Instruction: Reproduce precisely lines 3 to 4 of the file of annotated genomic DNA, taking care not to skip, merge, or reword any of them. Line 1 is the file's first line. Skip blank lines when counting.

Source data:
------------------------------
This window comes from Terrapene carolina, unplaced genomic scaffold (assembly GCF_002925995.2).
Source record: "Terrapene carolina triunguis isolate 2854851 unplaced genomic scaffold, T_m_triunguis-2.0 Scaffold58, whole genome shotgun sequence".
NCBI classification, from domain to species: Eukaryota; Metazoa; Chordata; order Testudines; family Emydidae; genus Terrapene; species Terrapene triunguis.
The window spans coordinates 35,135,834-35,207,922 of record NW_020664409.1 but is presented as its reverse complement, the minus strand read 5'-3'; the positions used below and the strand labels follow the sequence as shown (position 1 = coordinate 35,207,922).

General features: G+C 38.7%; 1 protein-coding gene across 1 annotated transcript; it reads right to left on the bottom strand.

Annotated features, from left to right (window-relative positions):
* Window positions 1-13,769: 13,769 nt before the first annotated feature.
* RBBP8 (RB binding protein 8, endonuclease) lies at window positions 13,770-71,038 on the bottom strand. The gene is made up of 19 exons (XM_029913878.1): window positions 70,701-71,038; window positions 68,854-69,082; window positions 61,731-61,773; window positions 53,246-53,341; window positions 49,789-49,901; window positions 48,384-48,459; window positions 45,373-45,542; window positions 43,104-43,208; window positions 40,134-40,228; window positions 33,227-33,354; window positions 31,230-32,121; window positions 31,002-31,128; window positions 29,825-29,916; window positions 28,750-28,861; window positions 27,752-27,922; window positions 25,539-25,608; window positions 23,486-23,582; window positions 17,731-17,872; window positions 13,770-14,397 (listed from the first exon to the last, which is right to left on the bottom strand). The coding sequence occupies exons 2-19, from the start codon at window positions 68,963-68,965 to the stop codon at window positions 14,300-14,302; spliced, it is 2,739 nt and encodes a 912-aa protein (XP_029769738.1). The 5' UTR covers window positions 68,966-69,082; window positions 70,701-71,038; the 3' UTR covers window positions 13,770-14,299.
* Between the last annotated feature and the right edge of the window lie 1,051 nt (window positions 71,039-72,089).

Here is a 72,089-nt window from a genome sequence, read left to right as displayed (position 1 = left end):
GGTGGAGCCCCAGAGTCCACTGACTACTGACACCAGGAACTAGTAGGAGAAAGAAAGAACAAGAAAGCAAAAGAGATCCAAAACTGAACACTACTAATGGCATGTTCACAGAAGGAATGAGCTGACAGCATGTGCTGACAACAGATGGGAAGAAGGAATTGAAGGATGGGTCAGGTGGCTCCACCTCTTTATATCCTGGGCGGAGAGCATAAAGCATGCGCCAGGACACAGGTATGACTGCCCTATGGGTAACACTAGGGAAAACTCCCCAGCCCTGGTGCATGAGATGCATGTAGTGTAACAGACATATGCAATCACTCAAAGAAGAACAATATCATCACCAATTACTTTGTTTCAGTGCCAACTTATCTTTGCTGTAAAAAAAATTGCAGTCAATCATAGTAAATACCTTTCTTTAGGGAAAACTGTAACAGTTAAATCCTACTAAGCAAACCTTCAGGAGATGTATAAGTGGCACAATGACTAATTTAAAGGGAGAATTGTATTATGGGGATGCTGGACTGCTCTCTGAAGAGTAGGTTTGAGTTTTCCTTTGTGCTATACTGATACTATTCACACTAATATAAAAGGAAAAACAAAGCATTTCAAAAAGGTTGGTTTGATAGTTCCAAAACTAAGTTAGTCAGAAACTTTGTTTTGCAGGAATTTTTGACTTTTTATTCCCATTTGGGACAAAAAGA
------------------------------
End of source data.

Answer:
NCBI classification, from domain to species: Eukaryota; Metazoa; Chordata; order Testudines; family Emydidae; genus Terrapene; species Terrapene triunguis.
The window spans coordinates 35,135,834-35,207,922 of record NW_020664409.1 but is presented as its reverse complement, the minus strand read 5'-3'; the positions used below and the strand labels follow the sequence as shown (position 1 = coordinate 35,207,922).